How to Get There from Here

Karen McPherson

Karen McPherson

Karen McPherson is the author of Skein of Light and a former editor in the Airlie Press poetry collective. This poem appeared in Mïtra: Revue d’art et de littérature.

I guess you need a starting

point. So let me give you one
word of advice: don't
worry, whatever you do—it will come
to you. The point, I mean.

Or maybe not.

You could let the street names
guide you: Lunain, Ingersoll,
Wheaton, Old Mill—then gather
them up in handfuls, constellations
flung high, confetti

to the ceiling. When they stick
like tiny burrs, needlelights, you can read
them as sailors do, tracing the tides
and poles in and out of estuaries.

Or maybe not.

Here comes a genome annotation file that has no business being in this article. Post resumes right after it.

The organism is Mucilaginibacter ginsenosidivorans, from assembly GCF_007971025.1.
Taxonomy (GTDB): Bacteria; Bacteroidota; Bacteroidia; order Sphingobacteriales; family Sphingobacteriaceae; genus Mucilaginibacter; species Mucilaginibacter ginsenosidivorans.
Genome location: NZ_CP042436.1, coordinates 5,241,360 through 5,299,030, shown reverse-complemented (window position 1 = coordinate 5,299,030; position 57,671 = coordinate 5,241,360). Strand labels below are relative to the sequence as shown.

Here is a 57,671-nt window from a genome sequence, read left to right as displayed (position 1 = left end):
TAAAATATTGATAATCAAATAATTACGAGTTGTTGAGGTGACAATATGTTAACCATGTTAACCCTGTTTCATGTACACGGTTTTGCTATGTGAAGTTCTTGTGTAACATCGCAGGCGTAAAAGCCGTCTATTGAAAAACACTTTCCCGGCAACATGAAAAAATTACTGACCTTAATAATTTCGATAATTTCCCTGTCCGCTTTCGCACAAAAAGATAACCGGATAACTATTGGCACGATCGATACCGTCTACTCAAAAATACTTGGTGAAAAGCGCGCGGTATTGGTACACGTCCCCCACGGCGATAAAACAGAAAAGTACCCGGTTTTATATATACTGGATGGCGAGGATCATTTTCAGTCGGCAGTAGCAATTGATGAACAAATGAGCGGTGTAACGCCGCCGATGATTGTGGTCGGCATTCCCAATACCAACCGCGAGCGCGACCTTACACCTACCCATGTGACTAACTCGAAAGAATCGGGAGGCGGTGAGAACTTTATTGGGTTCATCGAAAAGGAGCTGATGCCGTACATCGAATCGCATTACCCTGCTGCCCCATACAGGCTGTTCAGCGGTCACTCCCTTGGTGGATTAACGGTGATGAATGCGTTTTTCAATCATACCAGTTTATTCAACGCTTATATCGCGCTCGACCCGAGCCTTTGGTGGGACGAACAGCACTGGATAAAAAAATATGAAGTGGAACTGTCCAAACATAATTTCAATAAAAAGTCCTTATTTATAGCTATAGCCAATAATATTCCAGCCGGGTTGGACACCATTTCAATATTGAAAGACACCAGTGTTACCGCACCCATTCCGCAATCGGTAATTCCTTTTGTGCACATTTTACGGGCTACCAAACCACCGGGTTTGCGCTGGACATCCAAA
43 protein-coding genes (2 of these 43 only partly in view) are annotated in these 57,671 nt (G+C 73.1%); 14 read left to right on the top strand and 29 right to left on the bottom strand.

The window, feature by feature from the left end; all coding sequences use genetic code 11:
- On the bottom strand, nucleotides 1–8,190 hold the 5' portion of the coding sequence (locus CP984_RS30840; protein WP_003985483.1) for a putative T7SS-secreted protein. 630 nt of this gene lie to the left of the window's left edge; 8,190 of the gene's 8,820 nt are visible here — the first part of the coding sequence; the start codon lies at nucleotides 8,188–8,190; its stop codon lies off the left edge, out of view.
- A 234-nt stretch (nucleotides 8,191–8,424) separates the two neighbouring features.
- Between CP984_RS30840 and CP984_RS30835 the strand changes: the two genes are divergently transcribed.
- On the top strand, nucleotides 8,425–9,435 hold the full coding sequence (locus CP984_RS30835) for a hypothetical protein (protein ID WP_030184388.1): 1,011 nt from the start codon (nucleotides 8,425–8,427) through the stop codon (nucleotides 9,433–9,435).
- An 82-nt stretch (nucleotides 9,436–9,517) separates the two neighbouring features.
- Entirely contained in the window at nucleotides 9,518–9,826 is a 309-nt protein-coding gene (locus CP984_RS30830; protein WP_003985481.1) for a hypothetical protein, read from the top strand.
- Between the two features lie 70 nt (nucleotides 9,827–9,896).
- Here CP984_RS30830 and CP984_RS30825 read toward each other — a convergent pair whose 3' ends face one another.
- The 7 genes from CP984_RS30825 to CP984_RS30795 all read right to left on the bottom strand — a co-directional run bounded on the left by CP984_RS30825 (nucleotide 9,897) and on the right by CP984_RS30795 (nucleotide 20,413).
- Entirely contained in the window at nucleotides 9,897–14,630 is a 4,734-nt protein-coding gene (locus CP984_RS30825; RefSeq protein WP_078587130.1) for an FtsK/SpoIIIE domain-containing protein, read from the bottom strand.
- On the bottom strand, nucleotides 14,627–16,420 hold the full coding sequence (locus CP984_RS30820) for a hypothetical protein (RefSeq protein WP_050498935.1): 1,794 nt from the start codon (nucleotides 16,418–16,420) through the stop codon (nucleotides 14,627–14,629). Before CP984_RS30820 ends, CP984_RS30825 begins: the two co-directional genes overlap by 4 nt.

In any case, I wouldn't try imagining
some broad blue channel in moonlight
or fragrant swath of meadow.
While you're riffling through your deck
of favorite memories, something else
will be happening
somewhere else.

Or maybe not.

And maybe you can't—
see the point, that is, or get there
from here. But you can make out shapes
on the ceiling, in the darkness—
Catherine wheel, treadle and loom,
a salamander's nest—
and you can name them.

Or maybe not. Well, there you are then.
Nib, then line.

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